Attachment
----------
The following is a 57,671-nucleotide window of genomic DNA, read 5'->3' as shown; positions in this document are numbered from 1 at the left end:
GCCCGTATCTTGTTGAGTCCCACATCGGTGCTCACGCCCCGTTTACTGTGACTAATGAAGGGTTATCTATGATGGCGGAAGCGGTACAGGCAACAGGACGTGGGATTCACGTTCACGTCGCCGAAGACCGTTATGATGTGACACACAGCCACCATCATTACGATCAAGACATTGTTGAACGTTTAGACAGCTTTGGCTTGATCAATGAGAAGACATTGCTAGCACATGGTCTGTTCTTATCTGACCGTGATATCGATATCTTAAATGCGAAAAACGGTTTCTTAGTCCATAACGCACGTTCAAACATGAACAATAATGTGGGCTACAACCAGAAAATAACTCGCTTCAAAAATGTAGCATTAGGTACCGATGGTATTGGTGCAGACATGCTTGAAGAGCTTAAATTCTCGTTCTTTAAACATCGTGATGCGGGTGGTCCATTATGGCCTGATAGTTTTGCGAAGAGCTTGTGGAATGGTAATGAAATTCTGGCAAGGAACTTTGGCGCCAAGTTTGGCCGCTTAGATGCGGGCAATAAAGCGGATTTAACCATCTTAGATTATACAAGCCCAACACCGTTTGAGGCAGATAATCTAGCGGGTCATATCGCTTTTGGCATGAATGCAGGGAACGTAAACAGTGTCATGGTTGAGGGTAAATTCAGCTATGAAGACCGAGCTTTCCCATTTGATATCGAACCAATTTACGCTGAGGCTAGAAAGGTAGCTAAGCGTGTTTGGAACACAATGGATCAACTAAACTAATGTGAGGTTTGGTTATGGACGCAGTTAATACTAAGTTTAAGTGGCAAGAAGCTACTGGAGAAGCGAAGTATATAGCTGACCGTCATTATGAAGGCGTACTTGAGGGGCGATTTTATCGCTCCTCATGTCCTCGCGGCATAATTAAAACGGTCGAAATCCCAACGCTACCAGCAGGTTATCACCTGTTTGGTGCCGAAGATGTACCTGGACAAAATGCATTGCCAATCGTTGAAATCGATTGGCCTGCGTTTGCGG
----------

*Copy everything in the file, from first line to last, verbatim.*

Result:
The following is a 57,671-nucleotide window of genomic DNA, read 5'->3' as shown; positions in this document are numbered from 1 at the left end:
GCCCGTATCTTGTTGAGTCCCACATCGGTGCTCACGCCCCGTTTACTGTGACTAATGAAGGGTTATCTATGATGGCGGAAGCGGTACAGGCAACAGGACGTGGGATTCACGTTCACGTCGCCGAAGACCGTTATGATGTGACACACAGCCACCATCATTACGATCAAGACATTGTTGAACGTTTAGACAGCTTTGGCTTGATCAATGAGAAGACATTGCTAGCACATGGTCTGTTCTTATCTGACCGTGATATCGATATCTTAAATGCGAAAAACGGTTTCTTAGTCCATAACGCACGTTCAAACATGAACAATAATGTGGGCTACAACCAGAAAATAACTCGCTTCAAAAATGTAGCATTAGGTACCGATGGTATTGGTGCAGACATGCTTGAAGAGCTTAAATTCTCGTTCTTTAAACATCGTGATGCGGGTGGTCCATTATGGCCTGATAGTTTTGCGAAGAGCTTGTGGAATGGTAATGAAATTCTGGCAAGGAACTTTGGCGCCAAGTTTGGCCGCTTAGATGCGGGCAATAAAGCGGATTTAACCATCTTAGATTATACAAGCCCAACACCGTTTGAGGCAGATAATCTAGCGGGTCATATCGCTTTTGGCATGAATGCAGGGAACGTAAACAGTGTCATGGTTGAGGGTAAATTCAGCTATGAAGACCGAGCTTTCCCATTTGATATCGAACCAATTTACGCTGAGGCTAGAAAGGTAGCTAAGCGTGTTTGGAACACAATGGATCAACTAAACTAATGTGAGGTTTGGTTATGGACGCAGTTAATACTAAGTTTAAGTGGCAAGAAGCTACTGGAGAAGCGAAGTATATAGCTGACCGTCATTATGAAGGCGTACTTGAGGGGCGATTTTATCGCTCCTCATGTCCTCGCGGCATAATTAAAACGGTCGAAATCCCAACGCTACCAGCAGGTTATCACCTGTTTGGTGCCGAAGATGTACCTGGACAAAATGCATTGCCAATCGTTGAAATCGATTGGCCTGCGTTTGCGG